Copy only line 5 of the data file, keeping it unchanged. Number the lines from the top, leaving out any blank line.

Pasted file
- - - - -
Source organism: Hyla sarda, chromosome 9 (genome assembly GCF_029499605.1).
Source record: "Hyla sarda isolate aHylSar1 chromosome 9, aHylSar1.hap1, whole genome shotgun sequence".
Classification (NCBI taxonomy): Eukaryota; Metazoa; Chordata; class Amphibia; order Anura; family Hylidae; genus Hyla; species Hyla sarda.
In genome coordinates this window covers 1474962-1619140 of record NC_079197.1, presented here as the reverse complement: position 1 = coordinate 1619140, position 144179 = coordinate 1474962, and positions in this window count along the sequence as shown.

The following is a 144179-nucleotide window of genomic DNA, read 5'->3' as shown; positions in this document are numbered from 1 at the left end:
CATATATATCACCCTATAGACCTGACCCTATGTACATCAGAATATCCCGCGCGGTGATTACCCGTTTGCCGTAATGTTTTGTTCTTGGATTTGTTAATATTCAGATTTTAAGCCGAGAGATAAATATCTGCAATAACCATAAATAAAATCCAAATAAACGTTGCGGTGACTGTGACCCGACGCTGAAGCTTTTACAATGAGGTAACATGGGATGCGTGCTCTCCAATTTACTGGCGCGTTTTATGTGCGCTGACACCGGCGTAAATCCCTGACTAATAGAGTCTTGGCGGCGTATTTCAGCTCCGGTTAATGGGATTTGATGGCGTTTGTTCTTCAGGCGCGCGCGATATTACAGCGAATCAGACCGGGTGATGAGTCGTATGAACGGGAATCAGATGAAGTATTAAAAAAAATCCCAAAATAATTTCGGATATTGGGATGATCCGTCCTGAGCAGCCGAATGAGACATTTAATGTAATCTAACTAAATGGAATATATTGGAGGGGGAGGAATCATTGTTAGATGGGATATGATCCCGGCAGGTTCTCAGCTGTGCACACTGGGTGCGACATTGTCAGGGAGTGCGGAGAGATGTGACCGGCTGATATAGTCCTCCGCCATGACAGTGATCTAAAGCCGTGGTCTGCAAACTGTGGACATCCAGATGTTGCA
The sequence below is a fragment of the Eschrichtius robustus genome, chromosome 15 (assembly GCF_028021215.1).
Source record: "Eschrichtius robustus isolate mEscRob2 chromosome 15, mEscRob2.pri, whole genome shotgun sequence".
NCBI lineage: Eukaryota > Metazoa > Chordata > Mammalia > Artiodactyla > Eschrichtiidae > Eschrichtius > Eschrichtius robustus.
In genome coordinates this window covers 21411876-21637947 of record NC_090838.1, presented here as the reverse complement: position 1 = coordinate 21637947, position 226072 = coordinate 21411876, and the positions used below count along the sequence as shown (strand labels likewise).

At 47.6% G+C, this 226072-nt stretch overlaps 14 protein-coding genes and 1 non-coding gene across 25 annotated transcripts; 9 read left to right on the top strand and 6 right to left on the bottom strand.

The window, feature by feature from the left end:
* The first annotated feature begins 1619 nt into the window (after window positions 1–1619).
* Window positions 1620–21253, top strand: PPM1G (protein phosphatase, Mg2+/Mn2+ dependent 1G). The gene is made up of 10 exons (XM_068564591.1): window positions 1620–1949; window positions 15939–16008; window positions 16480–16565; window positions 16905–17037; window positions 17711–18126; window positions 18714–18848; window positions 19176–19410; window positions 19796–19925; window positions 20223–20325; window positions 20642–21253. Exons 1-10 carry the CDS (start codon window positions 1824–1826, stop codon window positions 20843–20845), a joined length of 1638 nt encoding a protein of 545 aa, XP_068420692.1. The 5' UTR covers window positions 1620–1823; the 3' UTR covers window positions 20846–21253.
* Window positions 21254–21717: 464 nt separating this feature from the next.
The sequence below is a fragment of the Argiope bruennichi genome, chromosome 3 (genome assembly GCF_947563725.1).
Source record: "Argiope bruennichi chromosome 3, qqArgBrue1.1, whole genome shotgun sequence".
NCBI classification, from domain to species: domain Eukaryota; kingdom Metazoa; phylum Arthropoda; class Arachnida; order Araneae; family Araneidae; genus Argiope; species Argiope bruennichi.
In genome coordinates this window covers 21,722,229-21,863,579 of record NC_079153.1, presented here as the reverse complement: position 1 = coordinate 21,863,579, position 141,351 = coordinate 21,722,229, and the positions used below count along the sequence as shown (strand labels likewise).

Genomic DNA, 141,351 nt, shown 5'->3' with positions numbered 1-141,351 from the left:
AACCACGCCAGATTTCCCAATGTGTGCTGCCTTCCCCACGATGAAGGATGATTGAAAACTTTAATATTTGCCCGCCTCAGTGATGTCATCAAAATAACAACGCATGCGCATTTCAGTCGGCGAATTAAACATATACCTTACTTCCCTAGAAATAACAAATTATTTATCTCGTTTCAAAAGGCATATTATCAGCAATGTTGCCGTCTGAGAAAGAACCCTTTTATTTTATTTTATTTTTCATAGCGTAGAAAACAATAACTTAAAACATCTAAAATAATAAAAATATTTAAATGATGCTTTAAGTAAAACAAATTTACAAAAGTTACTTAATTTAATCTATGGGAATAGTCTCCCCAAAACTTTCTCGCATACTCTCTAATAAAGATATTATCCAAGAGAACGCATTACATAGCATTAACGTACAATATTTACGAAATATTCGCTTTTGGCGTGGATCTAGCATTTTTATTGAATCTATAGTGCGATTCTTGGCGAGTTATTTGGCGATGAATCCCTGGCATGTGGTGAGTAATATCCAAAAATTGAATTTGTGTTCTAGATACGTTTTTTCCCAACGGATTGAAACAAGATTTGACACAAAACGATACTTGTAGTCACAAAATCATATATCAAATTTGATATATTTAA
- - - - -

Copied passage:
The following is a 144179-nucleotide window of genomic DNA, read 5'->3' as shown; positions in this document are numbered from 1 at the left end: